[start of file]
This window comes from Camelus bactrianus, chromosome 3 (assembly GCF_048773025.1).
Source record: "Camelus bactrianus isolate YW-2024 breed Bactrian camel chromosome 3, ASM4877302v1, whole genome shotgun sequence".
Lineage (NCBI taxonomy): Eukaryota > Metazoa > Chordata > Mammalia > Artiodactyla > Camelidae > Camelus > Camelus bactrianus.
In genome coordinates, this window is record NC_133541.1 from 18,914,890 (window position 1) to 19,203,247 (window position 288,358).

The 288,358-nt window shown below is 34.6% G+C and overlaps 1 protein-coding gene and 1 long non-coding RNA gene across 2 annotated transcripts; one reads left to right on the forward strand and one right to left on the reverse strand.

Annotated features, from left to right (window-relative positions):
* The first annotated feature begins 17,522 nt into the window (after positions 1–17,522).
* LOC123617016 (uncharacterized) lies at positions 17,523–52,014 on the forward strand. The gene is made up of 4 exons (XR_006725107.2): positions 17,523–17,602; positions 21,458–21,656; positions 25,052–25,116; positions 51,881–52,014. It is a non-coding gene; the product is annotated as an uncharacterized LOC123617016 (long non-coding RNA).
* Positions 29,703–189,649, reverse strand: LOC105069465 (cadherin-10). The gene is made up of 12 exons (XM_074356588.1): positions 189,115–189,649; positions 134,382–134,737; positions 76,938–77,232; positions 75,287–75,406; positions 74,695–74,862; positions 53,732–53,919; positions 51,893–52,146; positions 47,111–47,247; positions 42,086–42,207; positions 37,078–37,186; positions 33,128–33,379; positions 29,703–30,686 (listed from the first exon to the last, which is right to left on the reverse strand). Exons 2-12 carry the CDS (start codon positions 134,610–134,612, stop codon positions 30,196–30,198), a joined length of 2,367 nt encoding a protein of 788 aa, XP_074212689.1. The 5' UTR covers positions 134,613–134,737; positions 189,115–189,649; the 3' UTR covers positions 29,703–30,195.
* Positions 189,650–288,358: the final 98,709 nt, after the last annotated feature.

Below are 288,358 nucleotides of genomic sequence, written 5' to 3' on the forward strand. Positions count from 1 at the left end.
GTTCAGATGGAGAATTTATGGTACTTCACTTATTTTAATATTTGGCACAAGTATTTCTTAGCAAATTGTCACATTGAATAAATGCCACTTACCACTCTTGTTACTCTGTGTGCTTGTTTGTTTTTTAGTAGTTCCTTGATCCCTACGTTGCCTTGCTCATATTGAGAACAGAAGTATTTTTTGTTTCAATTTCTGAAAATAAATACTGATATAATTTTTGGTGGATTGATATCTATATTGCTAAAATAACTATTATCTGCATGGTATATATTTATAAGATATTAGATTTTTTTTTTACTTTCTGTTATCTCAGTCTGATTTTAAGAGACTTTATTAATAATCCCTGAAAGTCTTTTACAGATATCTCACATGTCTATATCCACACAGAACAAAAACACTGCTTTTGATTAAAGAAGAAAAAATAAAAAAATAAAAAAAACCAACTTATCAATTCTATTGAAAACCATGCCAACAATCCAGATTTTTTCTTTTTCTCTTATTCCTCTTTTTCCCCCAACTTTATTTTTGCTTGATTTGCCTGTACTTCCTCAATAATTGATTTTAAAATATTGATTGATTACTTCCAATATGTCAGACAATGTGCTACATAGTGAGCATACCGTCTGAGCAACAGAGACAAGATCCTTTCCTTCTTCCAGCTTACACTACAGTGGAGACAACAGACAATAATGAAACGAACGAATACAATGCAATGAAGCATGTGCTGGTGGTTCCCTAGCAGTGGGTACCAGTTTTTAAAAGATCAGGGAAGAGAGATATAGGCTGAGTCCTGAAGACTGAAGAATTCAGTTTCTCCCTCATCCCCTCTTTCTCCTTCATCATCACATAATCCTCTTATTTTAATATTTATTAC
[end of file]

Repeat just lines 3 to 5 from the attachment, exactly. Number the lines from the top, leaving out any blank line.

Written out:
Lineage (NCBI taxonomy): Eukaryota > Metazoa > Chordata > Mammalia > Artiodactyla > Camelidae > Camelus > Camelus bactrianus.
In genome coordinates, this window is record NC_133541.1 from 18,914,890 (window position 1) to 19,203,247 (window position 288,358).

The 288,358-nt window shown below is 34.6% G+C and overlaps 1 protein-coding gene and 1 long non-coding RNA gene across 2 annotated transcripts; one reads left to right on the forward strand and one right to left on the reverse strand.